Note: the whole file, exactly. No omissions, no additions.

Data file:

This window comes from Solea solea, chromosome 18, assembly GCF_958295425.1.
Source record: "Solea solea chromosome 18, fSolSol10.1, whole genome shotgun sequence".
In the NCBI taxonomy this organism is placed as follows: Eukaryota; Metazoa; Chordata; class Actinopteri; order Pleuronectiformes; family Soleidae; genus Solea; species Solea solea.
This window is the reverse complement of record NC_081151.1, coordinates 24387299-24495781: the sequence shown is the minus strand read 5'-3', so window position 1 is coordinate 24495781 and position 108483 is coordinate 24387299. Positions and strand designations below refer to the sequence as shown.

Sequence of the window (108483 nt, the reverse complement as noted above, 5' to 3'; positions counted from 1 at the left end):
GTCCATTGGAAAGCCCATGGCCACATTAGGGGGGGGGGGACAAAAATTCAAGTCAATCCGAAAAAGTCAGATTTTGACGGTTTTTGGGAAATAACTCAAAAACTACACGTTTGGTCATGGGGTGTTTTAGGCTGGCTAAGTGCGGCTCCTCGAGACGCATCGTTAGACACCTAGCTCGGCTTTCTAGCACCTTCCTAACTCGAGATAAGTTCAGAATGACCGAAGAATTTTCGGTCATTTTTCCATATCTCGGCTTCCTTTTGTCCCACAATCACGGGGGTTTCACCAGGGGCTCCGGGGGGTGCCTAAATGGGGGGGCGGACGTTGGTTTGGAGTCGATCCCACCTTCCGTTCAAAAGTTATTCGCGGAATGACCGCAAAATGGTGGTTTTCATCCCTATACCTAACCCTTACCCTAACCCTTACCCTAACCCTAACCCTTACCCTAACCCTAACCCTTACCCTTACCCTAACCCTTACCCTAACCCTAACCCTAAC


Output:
This window comes from Solea solea, chromosome 18, assembly GCF_958295425.1.
Source record: "Solea solea chromosome 18, fSolSol10.1, whole genome shotgun sequence".
In the NCBI taxonomy this organism is placed as follows: Eukaryota; Metazoa; Chordata; class Actinopteri; order Pleuronectiformes; family Soleidae; genus Solea; species Solea solea.
This window is the reverse complement of record NC_081151.1, coordinates 24387299-24495781: the sequence shown is the minus strand read 5'-3', so window position 1 is coordinate 24495781 and position 108483 is coordinate 24387299. Positions and strand designations below refer to the sequence as shown.

Sequence of the window (108483 nt, the reverse complement as noted above, 5' to 3'; positions counted from 1 at the left end):
GTCCATTGGAAAGCCCATGGCCACATTAGGGGGGGGGGGACAAAAATTCAAGTCAATCCGAAAAAGTCAGATTTTGACGGTTTTTGGGAAATAACTCAAAAACTACACGTTTGGTCATGGGGTGTTTTAGGCTGGCTAAGTGCGGCTCCTCGAGACGCATCGTTAGACACCTAGCTCGGCTTTCTAGCACCTTCCTAACTCGAGATAAGTTCAGAATGACCGAAGAATTTTCGGTCATTTTTCCATATCTCGGCTTCCTTTTGTCCCACAATCACGGGGGTTTCACCAGGGGCTCCGGGGGGTGCCTAAATGGGGGGGCGGACGTTGGTTTGGAGTCGATCCCACCTTCCGTTCAAAAGTTATTCGCGGAATGACCGCAAAATGGTGGTTTTCATCCCTATACCTAACCCTTACCCTAACCCTTACCCTAACCCTAACCCTTACCCTAACCCTAACCCTTACCCTTACCCTAACCCTTACCCTAACCCTAACCCTAAC